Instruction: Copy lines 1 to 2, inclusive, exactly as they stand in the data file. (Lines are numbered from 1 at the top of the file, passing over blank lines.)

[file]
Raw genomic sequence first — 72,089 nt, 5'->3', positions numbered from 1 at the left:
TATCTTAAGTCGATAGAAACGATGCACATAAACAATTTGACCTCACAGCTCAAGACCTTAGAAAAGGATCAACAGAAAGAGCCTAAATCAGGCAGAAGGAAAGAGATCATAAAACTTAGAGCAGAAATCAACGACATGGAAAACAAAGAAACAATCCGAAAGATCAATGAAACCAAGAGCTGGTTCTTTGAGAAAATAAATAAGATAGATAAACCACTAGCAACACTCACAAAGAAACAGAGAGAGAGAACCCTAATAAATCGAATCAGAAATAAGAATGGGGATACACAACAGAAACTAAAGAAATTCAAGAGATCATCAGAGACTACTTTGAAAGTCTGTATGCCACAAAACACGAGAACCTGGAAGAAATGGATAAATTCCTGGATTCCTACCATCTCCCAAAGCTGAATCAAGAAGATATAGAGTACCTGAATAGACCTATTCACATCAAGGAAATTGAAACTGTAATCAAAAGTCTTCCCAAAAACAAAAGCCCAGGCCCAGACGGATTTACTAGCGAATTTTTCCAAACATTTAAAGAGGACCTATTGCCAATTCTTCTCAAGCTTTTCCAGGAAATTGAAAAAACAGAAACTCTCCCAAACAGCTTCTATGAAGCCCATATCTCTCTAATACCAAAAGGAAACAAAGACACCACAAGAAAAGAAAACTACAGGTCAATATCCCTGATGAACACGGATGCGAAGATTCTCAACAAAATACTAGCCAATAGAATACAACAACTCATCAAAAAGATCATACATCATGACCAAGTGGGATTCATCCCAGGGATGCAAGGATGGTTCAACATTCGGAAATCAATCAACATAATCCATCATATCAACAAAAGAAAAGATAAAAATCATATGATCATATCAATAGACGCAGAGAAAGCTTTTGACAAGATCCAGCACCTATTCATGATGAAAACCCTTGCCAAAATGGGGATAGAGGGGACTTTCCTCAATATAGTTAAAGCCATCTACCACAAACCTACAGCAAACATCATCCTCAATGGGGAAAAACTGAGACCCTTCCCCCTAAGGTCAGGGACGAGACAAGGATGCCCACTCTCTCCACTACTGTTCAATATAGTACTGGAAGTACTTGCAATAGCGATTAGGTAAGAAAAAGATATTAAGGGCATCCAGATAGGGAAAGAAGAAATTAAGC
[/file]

Raw genomic sequence first — 72,089 nt, 5'->3', positions numbered from 1 at the left:
TATCTTAAGTCGATAGAAACGATGCACATAAACAATTTGACCTCACAGCTCAAGACCTTAGAAAAGGATCAACAGAAAGAGCCTAAATCAGGCAGAAGGAAAGAGATCATAAAACTTAGAGCAGAAATCAACGACATGGAAAACAAAGAAACAATCCGAAAGATCAATGAAACCAAGAGCTGGTTCTTTGAGAAAATAAATAAGATAGATAAACCACTAGCAACACTCACAAAGAAACAGAGAGAGAGAACCCTAATAAATCGAATCAGAAATAAGAATGGGGATACACAACAGAAACTAAAGAAATTCAAGAGATCATCAGAGACTACTTTGAAAGTCTGTATGCCACAAAACACGAGAACCTGGAAGAAATGGATAAATTCCTGGATTCCTACCATCTCCCAAAGCTGAATCAAGAAGATATAGAGTACCTGAATAGACCTATTCACATCAAGGAAATTGAAACTGTAATCAAAAGTCTTCCCAAAAACAAAAGCCCAGGCCCAGACGGATTTACTAGCGAATTTTTCCAAACATTTAAAGAGGACCTATTGCCAATTCTTCTCAAGCTTTTCCAGGAAATTGAAAAAACAGAAACTCTCCCAAACAGCTTCTATGAAGCCCATATCTCTCTAATACCAAAAGGAAACAAAGACACCACAAGAAAAGAAAACTACAGGTCAATATCCCTGATGAACACGGATGCGAAGATTCTCAACAAAATACTAGCCAATAGAATACAACAACTCATCAAAAAGATCATACATCATGACCAAGTGGGATTCATCCCAGGGATGCAAGGATGGTTCAACATTCGGAAATCAATCAACATAATCCATCATATCAACAAAAGAAAAGATAAAAATCATATGATCATATCAATAGACGCAGAGAAAGCTTTTGACAAGATCCAGCACCTATTCATGATGAAAACCCTTGCCAAAATGGGGATAGAGGGGACTTTCCTCAATATAGTTAAAGCCATCTACCACAAACCTACAGCAAACATCATCCTCAATGGGGAAAAACTGAGACCCTTCCCCCTAAGGTCAGGGACGAGACAAGGATGCCCACTCTCTCCACTACTGTTCAATATAGTACTGGAAGTACTTGCAATAGCGATTAGGTAAGAAAAAGATATTAAGGGCATCCAGATAGGGAAAGAAGAAATTAAGC